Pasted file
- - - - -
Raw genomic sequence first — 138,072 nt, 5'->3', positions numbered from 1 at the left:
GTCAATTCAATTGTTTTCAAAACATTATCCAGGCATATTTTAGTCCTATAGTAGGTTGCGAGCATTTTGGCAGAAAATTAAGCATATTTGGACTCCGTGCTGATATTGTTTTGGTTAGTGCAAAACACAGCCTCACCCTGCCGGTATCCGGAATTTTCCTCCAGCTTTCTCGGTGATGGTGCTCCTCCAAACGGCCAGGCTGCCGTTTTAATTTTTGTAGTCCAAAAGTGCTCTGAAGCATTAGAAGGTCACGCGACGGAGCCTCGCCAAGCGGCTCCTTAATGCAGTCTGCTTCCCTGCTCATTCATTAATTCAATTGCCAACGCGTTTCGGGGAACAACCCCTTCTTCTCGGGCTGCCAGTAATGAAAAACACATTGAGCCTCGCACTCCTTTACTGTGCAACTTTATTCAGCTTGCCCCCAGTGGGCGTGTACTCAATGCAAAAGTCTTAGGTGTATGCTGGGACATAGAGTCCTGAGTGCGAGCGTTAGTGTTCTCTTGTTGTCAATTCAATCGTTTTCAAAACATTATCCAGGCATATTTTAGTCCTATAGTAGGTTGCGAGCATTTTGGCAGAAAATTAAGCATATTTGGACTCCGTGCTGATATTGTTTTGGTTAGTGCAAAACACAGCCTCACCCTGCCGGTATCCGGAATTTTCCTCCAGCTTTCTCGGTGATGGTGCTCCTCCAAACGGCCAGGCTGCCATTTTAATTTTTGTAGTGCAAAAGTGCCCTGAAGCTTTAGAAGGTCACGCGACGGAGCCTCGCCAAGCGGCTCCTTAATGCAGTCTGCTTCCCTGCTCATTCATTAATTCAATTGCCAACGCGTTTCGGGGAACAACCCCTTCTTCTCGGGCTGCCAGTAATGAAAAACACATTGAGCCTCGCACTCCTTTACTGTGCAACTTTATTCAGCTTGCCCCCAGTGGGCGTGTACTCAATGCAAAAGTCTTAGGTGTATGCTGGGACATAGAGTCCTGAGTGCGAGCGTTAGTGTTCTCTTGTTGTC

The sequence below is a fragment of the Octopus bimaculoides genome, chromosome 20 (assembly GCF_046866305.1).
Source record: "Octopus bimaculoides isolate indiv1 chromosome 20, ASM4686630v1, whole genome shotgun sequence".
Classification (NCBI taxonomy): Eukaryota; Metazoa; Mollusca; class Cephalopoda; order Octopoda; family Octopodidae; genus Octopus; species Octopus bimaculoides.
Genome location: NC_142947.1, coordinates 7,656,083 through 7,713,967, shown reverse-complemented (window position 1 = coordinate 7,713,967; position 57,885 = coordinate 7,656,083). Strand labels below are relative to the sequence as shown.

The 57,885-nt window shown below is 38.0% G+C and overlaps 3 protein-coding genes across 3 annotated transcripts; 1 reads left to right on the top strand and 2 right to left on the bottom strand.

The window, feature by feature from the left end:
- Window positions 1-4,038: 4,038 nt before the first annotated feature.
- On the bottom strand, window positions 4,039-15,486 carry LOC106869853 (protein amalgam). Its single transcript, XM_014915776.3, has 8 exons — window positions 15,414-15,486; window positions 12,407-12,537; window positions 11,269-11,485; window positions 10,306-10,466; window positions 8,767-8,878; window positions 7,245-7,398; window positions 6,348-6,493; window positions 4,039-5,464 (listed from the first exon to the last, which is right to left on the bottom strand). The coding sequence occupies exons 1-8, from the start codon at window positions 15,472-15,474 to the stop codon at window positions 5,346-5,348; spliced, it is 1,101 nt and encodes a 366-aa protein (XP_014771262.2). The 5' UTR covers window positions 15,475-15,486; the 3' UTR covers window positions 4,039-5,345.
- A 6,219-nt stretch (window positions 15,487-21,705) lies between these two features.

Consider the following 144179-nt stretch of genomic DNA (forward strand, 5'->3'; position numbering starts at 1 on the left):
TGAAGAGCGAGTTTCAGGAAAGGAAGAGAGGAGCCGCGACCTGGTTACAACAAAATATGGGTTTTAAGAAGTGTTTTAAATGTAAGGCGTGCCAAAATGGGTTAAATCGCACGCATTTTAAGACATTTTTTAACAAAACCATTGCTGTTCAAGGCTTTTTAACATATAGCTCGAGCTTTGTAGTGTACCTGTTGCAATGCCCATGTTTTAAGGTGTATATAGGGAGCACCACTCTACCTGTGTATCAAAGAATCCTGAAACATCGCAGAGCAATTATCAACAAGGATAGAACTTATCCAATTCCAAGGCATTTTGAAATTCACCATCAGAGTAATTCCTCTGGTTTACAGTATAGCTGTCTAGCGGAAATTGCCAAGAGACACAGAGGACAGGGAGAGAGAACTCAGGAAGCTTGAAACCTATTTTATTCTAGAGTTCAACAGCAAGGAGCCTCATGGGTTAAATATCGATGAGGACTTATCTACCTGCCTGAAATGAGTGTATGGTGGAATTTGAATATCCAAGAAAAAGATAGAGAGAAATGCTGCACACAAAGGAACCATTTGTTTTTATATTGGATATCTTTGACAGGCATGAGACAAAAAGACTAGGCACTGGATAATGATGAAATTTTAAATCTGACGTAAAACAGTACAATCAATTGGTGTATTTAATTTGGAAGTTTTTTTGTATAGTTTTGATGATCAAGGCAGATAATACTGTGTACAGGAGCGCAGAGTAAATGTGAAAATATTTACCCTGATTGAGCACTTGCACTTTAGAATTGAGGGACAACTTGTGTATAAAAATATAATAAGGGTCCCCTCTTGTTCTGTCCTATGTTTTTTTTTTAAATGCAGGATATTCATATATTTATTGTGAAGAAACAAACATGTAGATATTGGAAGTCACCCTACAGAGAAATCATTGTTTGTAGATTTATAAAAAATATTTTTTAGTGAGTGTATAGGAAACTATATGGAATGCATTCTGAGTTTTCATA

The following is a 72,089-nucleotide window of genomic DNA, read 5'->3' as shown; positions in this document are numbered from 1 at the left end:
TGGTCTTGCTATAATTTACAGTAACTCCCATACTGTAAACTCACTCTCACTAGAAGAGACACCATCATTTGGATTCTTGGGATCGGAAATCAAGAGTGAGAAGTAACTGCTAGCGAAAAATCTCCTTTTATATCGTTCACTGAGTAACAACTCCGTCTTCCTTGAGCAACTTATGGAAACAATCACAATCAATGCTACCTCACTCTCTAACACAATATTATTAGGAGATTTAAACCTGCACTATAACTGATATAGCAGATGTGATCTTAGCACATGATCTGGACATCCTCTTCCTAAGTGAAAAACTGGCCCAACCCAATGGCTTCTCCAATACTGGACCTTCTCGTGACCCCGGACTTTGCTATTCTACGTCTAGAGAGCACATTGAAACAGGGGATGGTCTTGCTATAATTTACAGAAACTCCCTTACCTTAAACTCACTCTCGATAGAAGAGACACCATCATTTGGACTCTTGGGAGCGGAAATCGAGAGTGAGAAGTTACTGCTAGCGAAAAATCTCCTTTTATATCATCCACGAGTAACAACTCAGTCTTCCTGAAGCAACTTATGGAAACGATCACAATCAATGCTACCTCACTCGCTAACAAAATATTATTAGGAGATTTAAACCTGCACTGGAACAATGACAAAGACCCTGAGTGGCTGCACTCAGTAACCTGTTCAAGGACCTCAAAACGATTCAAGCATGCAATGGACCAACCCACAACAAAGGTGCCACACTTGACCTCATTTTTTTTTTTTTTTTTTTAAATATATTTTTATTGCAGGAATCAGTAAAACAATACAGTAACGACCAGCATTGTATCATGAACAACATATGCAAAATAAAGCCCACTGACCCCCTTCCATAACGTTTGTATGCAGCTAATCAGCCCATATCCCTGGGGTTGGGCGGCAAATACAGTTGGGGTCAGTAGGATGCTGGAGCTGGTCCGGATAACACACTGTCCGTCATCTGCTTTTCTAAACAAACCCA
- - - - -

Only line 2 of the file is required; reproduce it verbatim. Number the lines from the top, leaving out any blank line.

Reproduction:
GTCAATTCAATTGTTTTCAAAACATTATCCAGGCATATTTTAGTCCTATAGTAGGTTGCGAGCATTTTGGCAGAAAATTAAGCATATTTGGACTCCGTGCTGATATTGTTTTGGTTAGTGCAAAACACAGCCTCACCCTGCCGGTATCCGGAATTTTCCTCCAGCTTTCTCGGTGATGGTGCTCCTCCAAACGGCCAGGCTGCCGTTTTAATTTTTGTAGTCCAAAAGTGCTCTGAAGCATTAGAAGGTCACGCGACGGAGCCTCGCCAAGCGGCTCCTTAATGCAGTCTGCTTCCCTGCTCATTCATTAATTCAATTGCCAACGCGTTTCGGGGAACAACCCCTTCTTCTCGGGCTGCCAGTAATGAAAAACACATTGAGCCTCGCACTCCTTTACTGTGCAACTTTATTCAGCTTGCCCCCAGTGGGCGTGTACTCAATGCAAAAGTCTTAGGTGTATGCTGGGACATAGAGTCCTGAGTGCGAGCGTTAGTGTTCTCTTGTTGTCAATTCAATCGTTTTCAAAACATTATCCAGGCATATTTTAGTCCTATAGTAGGTTGCGAGCATTTTGGCAGAAAATTAAGCATATTTGGACTCCGTGCTGATATTGTTTTGGTTAGTGCAAAACACAGCCTCACCCTGCCGGTATCCGGAATTTTCCTCCAGCTTTCTCGGTGATGGTGCTCCTCCAAACGGCCAGGCTGCCATTTTAATTTTTGTAGTGCAAAAGTGCCCTGAAGCTTTAGAAGGTCACGCGACGGAGCCTCGCCAAGCGGCTCCTTAATGCAGTCTGCTTCCCTGCTCATTCATTAATTCAATTGCCAACGCGTTTCGGGGAACAACCCCTTCTTCTCGGGCTGCCAGTAATGAAAAACACATTGAGCCTCGCACTCCTTTACTGTGCAACTTTATTCAGCTTGCCCCCAGTGGGCGTGTACTCAATGCAAAAGTCTTAGGTGTATGCTGGGACATAGAGTCCTGAGTGCGAGCGTTAGTGTTCTCTTGTTGTC